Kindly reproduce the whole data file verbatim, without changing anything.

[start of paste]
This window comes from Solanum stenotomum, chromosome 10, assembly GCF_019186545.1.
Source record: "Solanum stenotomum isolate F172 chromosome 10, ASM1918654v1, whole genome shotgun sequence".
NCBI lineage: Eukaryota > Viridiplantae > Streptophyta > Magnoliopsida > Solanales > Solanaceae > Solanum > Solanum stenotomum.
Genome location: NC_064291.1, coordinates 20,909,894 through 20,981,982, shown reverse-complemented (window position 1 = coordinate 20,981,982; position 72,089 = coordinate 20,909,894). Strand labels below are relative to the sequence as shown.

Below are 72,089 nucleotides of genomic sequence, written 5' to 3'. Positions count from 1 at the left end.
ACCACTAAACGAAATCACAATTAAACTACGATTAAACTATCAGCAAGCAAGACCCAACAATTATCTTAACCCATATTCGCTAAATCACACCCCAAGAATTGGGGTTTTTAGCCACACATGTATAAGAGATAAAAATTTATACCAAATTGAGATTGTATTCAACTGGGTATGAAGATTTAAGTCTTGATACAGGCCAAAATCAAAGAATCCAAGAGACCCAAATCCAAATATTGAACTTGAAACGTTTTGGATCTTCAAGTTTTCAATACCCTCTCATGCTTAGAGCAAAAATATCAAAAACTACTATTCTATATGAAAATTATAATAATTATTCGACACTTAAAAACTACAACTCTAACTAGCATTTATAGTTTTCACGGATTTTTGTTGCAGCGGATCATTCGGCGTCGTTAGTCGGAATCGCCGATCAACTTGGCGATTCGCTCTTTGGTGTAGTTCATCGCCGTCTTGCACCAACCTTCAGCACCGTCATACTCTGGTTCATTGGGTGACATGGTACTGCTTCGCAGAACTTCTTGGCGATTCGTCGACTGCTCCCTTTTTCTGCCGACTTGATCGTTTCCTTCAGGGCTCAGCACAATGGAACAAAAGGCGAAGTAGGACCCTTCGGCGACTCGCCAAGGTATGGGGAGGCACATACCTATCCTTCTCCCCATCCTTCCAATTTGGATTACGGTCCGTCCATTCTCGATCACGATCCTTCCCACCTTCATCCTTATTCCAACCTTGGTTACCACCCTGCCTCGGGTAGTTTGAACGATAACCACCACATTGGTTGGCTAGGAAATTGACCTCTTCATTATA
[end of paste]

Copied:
This window comes from Solanum stenotomum, chromosome 10, assembly GCF_019186545.1.
Source record: "Solanum stenotomum isolate F172 chromosome 10, ASM1918654v1, whole genome shotgun sequence".
NCBI lineage: Eukaryota > Viridiplantae > Streptophyta > Magnoliopsida > Solanales > Solanaceae > Solanum > Solanum stenotomum.
Genome location: NC_064291.1, coordinates 20,909,894 through 20,981,982, shown reverse-complemented (window position 1 = coordinate 20,981,982; position 72,089 = coordinate 20,909,894). Strand labels below are relative to the sequence as shown.

Below are 72,089 nucleotides of genomic sequence, written 5' to 3'. Positions count from 1 at the left end.
ACCACTAAACGAAATCACAATTAAACTACGATTAAACTATCAGCAAGCAAGACCCAACAATTATCTTAACCCATATTCGCTAAATCACACCCCAAGAATTGGGGTTTTTAGCCACACATGTATAAGAGATAAAAATTTATACCAAATTGAGATTGTATTCAACTGGGTATGAAGATTTAAGTCTTGATACAGGCCAAAATCAAAGAATCCAAGAGACCCAAATCCAAATATTGAACTTGAAACGTTTTGGATCTTCAAGTTTTCAATACCCTCTCATGCTTAGAGCAAAAATATCAAAAACTACTATTCTATATGAAAATTATAATAATTATTCGACACTTAAAAACTACAACTCTAACTAGCATTTATAGTTTTCACGGATTTTTGTTGCAGCGGATCATTCGGCGTCGTTAGTCGGAATCGCCGATCAACTTGGCGATTCGCTCTTTGGTGTAGTTCATCGCCGTCTTGCACCAACCTTCAGCACCGTCATACTCTGGTTCATTGGGTGACATGGTACTGCTTCGCAGAACTTCTTGGCGATTCGTCGACTGCTCCCTTTTTCTGCCGACTTGATCGTTTCCTTCAGGGCTCAGCACAATGGAACAAAAGGCGAAGTAGGACCCTTCGGCGACTCGCCAAGGTATGGGGAGGCACATACCTATCCTTCTCCCCATCCTTCCAATTTGGATTACGGTCCGTCCATTCTCGATCACGATCCTTCCCACCTTCATCCTTATTCCAACCTTGGTTACCACCCTGCCTCGGGTAGTTTGAACGATAACCACCACATTGGTTGGCTAGGAAATTGACCTCTTCATTATA